Can you provide examples of successful circular business models that BwB would like to implement?

From a financial standpoint, we see great impact potential in the Product-as-a-Service (PaaS) model. Under this framework, a product is offered as a subscription to the user alongside its maintenance and replacement when the tool or object reaches the end of its life. The components are then recycled or reused into new products. 

This solution, which is gaining popularity, particularly in the industrial space, has the drawback of being feasible only in the B2B setting since it would be complex and risky to establish individual subscription contracts for private users. Nonetheless, in large industrial complexes with high consumption and high maintenance of products, this solution can offer a steady and safe income to producers and total control of the supply chain and raw materials. 


How does BwB balance impact potential and financial returns when assessing circular investment opportunities? 

While the perfect balance between impact and financial return is hard to strike, a highly impactful project that cannot generate returns in any viable way is unlikely to be selected by investors seeking returns. Therefore, we try to screen projects with a minimum viability potential from a business model perspective. Then, we compare them based on the impact they can generate and the effectiveness of their circularity value proposition. It is worth noting that the end investors themselves will determine the ultimate balance between impact and financial returns. Thus, there will always be a range of possibilities.


From your conversations with investors, can you conclude that interest in circular economy projects is growing? 

Based on recent discussions we led with investors, there's a clear trend indicating a growing interest in circular economy projects. Many investors are increasingly recognising the long-term benefits and positive environmental impact of such initiatives.


What factors determine investors’ decision to invest in circular economy projects? 

Several factors influence investors' decisions in this space. Firstly, economic viability plays a crucial role. Investors want to see a solid business case with clear cost savings and potential for revenue generation. The environmental impact is another significant factor, as investors increasingly align their portfolios with sustainable and eco-friendly projects. Regulatory support and incentives are also key drivers, as they provide certainty and reduce perceived risks.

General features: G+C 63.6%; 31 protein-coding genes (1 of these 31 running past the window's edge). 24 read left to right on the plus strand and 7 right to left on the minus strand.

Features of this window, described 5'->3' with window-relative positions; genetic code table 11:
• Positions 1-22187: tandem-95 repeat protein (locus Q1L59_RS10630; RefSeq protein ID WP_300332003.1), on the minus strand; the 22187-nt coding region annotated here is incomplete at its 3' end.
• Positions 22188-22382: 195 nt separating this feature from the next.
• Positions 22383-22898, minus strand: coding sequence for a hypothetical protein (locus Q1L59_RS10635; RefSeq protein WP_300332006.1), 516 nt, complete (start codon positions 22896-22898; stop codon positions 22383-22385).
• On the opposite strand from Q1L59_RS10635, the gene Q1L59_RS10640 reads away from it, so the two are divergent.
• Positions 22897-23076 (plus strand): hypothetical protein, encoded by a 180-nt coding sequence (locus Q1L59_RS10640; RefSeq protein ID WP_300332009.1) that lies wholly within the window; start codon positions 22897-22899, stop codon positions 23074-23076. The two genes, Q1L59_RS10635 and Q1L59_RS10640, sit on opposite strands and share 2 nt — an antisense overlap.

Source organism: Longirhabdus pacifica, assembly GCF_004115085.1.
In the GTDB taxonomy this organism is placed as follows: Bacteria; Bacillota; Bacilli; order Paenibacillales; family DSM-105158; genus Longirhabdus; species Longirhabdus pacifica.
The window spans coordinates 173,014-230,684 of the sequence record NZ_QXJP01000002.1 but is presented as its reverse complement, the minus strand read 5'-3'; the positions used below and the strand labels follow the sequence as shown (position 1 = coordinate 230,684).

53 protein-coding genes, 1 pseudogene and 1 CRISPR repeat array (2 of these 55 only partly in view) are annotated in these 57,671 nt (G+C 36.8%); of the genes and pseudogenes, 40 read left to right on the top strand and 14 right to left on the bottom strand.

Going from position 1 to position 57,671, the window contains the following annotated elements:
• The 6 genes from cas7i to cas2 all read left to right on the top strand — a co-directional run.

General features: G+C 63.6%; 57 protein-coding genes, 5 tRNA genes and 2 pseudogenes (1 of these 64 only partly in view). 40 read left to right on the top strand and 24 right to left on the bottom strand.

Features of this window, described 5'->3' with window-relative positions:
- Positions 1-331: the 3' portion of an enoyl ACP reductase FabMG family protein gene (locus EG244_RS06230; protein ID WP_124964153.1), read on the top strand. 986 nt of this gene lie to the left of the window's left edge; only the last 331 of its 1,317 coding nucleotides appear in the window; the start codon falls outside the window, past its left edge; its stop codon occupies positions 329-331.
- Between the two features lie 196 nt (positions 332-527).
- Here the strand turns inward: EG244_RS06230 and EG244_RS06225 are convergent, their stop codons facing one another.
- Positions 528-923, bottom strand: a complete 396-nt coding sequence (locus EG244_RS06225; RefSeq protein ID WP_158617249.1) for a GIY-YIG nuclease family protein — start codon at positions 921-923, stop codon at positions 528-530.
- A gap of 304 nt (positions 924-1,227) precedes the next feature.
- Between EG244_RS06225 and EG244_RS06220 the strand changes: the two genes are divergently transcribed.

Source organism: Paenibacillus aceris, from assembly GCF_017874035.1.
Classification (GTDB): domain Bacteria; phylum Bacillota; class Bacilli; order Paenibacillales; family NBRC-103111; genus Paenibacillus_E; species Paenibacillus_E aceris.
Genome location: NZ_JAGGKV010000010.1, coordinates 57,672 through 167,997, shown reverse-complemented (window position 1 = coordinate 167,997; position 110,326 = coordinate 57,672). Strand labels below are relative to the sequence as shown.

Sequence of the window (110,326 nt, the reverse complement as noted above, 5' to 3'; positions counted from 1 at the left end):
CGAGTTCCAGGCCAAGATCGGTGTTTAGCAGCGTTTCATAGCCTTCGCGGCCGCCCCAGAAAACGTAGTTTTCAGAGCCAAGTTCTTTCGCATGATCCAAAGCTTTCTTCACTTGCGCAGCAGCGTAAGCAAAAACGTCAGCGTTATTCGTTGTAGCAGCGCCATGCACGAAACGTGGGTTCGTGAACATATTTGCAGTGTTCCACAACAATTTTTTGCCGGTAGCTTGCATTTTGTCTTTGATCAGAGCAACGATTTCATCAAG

What should project owners consider while developing their proposals?Project owners should emphasise their projects’ economic and environmental advantages. Demonstrating a clear return on investment—along with a detailed plan for waste reduction, resource efficiency and carbon footprint reduction—is essential. Clear, measurable and verifiable metrics to monitor the impact returns are essential to identify and implement. Collaborations and partnerships within the circular economy ecosystem can enhance the credibility of proposals. Moreover, considering scalability and adaptability in the face of changing market conditions is crucial. Flexibility in the project design and understanding potential regulatory shifts will make the proposal more resilient.


What challenges do you encounter in sourcing projects? 

Project sourcing is definitely challenging, especially if we aim to identify a set of projects which are mature and large enough to fit the timeline for the technical assistance and the overall project appraisal or the introduction to investors, which needs to happen in a timeline that fits the project’s need for capital.

Additionally, identifying and engaging investors in a preliminary phase has proven quite challenging, especially because circular economy project size tends to be limited compared to the average ticket sizes most investors are used to.

Nonetheless, cities, in general, can accelerate the involvement of investors through several actions:

  1. Coordinate and foster collaboration between financial institutions, businesses and government agencies to ensure the effectiveness of the invested capital.  
  2. Ensure that the applying projects have a clearly defined path to generating revenue or are revenue-generating—either on their own or thanks to the payment of ecosystem services. 
  3. Develop clear and reliable regulatory frameworks to minimise investment risk. 
  4. Showcase successful case studies to demonstrate circular initiatives' profitability and positive impact.

Publishing date: